If business conditions are good for a public company, then it’s highly likely that its share price has already been doing well in this great monetary expansion.
With the stock market at a high, it’s tricky being a new buyer/speculator. As we’ve seen with biotechnology stocks, the price momentum can quite suddenly come to a halt.
One sector where there is more price momentum to be had is in oil. Not so much in the large, integrated oil companies but in domestic mid-tier producers as well as services. (See “My Top Energy Pick with Market-Defying Momentum.”)
In the large-cap space, Baker Hughes Incorporated (BHI) is now experiencing renewed momentum, both operationally and on the stock market. This oil and gas equipment and services company is seeing solid sales growth in North American operations as well as the Middle East.
In spite of unusually cold weather accounting for a drop in North America’s well count, the company was able to grow domestic first-quarter sales by 6.7% to $2.78 billion. Total sales for the first quarter grew 10% to $5.7 billion, while earnings grew 23% to $328 million.
Baker Hughes has been buying back a lot of its own shares (3.4 million in the first quarter), and the stock recently began a new uptrend. The company’s two-year stock chart is featured below:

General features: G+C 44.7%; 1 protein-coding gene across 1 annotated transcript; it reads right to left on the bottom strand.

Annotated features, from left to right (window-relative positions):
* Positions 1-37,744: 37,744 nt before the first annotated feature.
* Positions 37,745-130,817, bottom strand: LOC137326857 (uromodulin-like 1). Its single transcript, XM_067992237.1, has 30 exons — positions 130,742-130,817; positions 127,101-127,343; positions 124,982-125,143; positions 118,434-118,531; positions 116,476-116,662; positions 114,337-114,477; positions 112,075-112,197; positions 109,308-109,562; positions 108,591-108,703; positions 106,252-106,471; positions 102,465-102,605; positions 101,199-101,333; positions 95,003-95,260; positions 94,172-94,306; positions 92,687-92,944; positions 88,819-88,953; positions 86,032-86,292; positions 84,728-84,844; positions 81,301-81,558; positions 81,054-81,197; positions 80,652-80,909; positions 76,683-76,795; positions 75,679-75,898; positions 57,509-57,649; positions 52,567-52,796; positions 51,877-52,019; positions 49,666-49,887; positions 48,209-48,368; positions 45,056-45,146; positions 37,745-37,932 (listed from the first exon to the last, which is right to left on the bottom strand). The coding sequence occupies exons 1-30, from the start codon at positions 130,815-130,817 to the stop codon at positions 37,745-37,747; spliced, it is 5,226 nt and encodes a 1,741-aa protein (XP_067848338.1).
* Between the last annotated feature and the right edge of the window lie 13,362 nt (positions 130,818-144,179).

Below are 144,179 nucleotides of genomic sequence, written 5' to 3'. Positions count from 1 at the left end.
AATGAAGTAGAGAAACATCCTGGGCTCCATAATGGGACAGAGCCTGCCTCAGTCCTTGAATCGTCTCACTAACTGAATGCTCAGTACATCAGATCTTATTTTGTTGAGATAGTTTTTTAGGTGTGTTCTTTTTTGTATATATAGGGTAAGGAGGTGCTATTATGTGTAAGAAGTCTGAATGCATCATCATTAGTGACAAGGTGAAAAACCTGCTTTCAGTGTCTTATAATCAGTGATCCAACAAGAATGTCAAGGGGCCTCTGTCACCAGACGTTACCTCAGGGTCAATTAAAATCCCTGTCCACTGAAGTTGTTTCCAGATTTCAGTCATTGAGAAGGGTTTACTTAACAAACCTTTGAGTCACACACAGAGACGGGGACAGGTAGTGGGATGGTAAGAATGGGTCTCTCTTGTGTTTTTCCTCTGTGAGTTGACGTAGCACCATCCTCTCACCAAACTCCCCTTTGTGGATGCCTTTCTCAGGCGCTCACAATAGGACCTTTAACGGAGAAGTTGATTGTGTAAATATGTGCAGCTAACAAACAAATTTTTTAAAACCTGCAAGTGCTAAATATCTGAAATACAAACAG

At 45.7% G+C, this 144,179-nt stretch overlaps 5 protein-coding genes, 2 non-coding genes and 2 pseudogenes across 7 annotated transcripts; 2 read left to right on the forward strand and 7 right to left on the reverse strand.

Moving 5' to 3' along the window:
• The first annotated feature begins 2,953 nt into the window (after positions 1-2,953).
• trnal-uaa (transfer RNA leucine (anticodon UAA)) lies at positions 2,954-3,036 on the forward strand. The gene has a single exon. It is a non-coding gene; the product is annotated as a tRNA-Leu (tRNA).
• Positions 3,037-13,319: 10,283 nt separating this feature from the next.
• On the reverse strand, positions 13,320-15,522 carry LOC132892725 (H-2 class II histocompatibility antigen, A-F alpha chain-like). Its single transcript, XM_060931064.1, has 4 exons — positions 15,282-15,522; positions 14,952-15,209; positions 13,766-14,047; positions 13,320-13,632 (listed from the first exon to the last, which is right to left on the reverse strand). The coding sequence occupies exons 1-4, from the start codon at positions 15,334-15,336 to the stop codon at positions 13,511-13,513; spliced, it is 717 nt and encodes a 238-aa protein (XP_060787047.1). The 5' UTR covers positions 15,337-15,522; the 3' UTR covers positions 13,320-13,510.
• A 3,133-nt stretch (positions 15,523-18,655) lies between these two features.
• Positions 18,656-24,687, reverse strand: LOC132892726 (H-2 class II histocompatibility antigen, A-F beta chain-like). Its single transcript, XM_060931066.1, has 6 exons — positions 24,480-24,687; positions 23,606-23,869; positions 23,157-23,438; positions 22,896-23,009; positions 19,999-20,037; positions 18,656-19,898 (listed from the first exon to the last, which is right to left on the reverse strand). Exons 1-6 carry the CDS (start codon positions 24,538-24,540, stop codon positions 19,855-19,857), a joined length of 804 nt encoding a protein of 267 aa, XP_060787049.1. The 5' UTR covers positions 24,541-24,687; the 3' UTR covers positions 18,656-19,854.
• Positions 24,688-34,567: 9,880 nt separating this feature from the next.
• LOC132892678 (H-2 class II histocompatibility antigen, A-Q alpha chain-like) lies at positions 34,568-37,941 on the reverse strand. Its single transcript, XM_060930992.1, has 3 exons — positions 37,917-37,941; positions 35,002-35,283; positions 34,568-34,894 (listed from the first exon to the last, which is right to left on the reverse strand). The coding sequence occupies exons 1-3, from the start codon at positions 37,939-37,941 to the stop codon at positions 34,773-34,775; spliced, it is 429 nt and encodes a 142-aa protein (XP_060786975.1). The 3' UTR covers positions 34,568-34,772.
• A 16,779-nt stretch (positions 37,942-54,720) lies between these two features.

Halliburton Co. (HAL) is also experiencing renewed operational and price momentum on the stock market.
The largest oil and gas services company by revenue is Schlumberger Limited (SLB). Its first-quarter sales grew to $11.2 billion, up from $10.6 billion comparatively.
Diluted earnings per share rose to $1.21 from $0.94 in the same quarter last year. The company bought back almost 10 million of its shares during the first quarter, spending approximately $900 million.
Schlumberger is expected to grow its revenues in the high single-digits this year and next. Earnings should improve some 20% this year compared to 2013, and the Street estimates another 15% in 2015.
So there’s definitely operational momentum in oil and gas services; and according to the financial statements, margins are improving.
Share prices have already gone up, but this is a market that favors existing winners. With oil and gas prices holding firm, there’s no reason why Schlumberger and Baker Hughes won’t keep ticking higher throughout the year.
The one advantage that the big players have in oil and gas services is operational and geographical diversification. The well count is down in North America due to adverse weather conditions, but the effect is being mitigated by stronger activity in the Gulf of Mexico and the Middle East. New product and software technology is also padding sales and helping with margins.
Schlumberger’s management expects oil prices to hold firm this year, with natural gas pulling back into consolidation. Spending growth rates on oil and gas services are expected to be evenly split between international and North American markets.
In January, Schlumberger announced a substantial 28% increase to its quarterly dividend. This is the third year in a row that the company has effected a double-digit dividend increase.
Looking at the numbers and company forecasts, there is operational momentum with oil and gas services. I suspect the price momentum will remain with this group of stocks near-term.